“The negotiations have not fulfilled our expectations and finally broke up… without any outcome. It is totally due to the fact that the US would not give up their old… [hostile] attitude”, Kim Myong Gil told reporters in Stockholm.
By contrast, the US side portrayed the talks as positive and productive. The Americans even said they expected a further summit in two weeks time, also in Stockholm.
State Department spokeswoman Morgan Ortagus said in a statement that “the early comments from the DPRK delegation do not reflect the content or the spirit of today’s eight-and-a-half-hour discussion. The US brought creative ideas and had good discussions with its DPRK counterparts,” she insisted.
As if to demolish the positive spin put out by Washington, a subsequent statement by the North Korean foreign ministry was even more vociferous: “We have no intention to hold such sickening negotiations as what happened this time before the US takes a substantial step to make complete and irreversible withdrawal of the hostile policy toward the DPRK”. The statement went on say that the Stockholm talks “made us think they have no political will to improve relations and may be abusing the bilateral relations for their own partisan interests”, the latter referring apparently to American presidential electioneering.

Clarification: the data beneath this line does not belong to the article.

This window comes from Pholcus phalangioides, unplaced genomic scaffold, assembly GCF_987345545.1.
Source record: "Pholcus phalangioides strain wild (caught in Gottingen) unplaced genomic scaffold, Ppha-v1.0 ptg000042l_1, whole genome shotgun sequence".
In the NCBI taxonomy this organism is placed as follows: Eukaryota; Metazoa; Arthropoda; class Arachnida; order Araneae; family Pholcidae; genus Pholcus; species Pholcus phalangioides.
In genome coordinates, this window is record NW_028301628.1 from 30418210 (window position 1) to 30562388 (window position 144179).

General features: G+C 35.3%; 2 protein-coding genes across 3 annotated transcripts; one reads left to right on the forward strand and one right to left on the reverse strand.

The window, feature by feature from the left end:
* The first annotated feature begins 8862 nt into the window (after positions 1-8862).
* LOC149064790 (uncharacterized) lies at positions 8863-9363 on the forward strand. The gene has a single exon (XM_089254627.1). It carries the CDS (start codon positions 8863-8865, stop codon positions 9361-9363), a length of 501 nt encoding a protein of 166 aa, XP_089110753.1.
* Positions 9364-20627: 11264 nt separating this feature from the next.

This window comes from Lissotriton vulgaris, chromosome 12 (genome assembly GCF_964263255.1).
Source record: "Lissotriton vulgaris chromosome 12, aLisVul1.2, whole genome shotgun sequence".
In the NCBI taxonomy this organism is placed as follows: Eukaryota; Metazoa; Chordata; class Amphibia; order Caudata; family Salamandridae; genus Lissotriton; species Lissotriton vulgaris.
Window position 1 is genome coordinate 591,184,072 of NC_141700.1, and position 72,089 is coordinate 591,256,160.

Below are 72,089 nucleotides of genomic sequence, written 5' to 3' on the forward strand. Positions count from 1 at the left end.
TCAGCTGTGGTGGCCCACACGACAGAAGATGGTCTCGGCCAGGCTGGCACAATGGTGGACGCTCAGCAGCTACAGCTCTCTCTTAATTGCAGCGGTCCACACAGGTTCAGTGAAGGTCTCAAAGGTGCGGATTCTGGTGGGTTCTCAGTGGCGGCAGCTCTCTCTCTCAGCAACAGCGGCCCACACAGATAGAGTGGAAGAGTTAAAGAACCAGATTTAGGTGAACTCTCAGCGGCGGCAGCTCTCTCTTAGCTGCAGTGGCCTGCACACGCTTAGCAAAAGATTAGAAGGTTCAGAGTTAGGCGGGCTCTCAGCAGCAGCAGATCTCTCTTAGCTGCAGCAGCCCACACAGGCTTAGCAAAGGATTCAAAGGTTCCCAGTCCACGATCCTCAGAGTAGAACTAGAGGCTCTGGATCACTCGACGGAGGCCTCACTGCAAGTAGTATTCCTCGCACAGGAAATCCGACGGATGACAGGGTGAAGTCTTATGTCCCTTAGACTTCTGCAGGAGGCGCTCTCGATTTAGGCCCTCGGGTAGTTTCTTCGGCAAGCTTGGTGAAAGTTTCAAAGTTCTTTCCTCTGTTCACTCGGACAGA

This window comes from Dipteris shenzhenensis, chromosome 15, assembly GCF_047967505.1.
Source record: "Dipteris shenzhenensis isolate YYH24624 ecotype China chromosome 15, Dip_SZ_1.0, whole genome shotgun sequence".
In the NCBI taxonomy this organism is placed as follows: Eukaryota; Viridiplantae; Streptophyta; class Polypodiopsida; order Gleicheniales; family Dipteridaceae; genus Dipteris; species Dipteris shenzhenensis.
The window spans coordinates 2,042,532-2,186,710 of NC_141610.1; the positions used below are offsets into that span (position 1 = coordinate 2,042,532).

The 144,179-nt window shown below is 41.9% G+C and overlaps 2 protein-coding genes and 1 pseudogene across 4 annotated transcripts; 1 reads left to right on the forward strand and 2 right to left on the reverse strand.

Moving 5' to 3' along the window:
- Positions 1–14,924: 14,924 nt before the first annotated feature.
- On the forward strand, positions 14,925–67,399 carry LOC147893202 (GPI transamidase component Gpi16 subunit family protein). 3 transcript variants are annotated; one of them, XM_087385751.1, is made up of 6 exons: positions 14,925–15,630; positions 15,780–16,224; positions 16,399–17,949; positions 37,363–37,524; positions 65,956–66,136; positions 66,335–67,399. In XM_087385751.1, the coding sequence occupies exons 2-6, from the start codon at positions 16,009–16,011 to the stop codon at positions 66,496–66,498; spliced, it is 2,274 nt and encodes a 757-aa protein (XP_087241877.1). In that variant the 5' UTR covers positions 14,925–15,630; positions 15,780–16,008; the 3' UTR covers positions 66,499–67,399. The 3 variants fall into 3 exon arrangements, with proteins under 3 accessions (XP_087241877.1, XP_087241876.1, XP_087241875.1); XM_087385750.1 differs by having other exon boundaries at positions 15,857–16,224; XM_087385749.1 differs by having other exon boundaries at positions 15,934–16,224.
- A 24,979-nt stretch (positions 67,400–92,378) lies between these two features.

This is where the rubber hits the road, so to speak. Granted, Trump has, commendably, overcome belligerent stereotyping and shown a courageous innovative outreach to North Korea. But Trump can’t sustain diplomacy by superficial imagery based solely on historic handshakes and headline-making public relations. Somewhere along the line, there must be substantive offers and real concessions if progress is to be made. And of course, if engagement is genuine, there must be a spirit of mutuality and reciprocation, not a zero-sum attitude of one-sided concessions. Surely, the Americans must know that North Korea is not going to capitulate after 76 years of defiance.
If Donald Trump wants to boost his re-election chances in 2020, then he has to stop the grandstanding politics with North Korea and actually get down to the nitty-gritty of peace negotiations. The ball is in his court. If he pulls off a deal with Kim Jung Un, it could be a decisive voter-winner. But any deal must be based on substance.
Following the Stockholm debacle, the US State Department stated: “The United States and the DPRK will not overcome a legacy of 70 years of war and hostility on the Korean Peninsula through the course of a single Saturday”.
Yes, that’s a fair point. But what about the next point claimed by the State Department. “These are weighty issues, and they require a strong commitment by both countries. The United States has that commitment”.
If the US has indeed “that commitment”, to make peace on the Korean Peninsula, then it should show it by ending its sanctions blockade of North Korea and by officially declaring that the war is over.